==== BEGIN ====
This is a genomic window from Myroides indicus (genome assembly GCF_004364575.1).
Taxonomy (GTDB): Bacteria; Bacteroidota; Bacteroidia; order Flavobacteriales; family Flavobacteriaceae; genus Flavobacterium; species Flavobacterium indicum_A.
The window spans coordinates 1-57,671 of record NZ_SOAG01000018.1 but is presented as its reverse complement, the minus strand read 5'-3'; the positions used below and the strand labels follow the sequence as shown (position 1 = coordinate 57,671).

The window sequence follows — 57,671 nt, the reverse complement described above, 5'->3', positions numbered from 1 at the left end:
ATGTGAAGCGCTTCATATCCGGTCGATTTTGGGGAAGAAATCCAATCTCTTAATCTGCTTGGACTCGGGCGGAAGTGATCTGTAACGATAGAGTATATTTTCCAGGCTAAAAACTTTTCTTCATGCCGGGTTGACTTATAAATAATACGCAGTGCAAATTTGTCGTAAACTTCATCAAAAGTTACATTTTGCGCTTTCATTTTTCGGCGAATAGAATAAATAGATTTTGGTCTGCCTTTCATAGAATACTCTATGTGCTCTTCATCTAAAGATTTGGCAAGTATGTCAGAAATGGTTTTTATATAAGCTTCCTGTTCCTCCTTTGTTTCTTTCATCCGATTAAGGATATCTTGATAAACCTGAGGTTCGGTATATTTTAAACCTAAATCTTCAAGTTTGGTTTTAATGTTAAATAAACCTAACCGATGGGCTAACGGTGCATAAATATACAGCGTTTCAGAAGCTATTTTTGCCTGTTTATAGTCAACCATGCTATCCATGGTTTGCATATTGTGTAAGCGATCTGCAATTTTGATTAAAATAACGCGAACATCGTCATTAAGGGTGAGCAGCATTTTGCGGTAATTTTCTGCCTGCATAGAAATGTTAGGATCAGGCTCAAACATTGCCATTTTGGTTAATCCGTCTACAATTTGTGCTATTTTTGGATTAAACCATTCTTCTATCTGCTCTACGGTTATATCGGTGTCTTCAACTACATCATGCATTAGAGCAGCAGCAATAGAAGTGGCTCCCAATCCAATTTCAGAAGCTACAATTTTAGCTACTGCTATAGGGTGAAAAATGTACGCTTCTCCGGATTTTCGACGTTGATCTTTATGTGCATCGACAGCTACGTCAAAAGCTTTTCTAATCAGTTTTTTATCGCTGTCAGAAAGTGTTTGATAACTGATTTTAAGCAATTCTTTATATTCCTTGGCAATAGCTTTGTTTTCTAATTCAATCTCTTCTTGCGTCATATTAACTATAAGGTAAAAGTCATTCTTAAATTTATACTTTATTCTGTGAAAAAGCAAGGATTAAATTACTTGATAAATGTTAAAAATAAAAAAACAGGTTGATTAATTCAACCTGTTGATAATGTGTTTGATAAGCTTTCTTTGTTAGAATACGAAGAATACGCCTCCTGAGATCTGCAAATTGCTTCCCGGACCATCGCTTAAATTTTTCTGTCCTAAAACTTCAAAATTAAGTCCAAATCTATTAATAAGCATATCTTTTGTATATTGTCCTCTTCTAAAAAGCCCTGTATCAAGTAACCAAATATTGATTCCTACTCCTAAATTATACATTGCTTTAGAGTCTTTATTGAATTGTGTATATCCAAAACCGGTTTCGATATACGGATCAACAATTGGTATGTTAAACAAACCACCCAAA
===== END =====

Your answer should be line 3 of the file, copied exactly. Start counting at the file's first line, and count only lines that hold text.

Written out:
The window spans coordinates 1-57,671 of record NZ_SOAG01000018.1 but is presented as its reverse complement, the minus strand read 5'-3'; the positions used below and the strand labels follow the sequence as shown (position 1 = coordinate 57,671).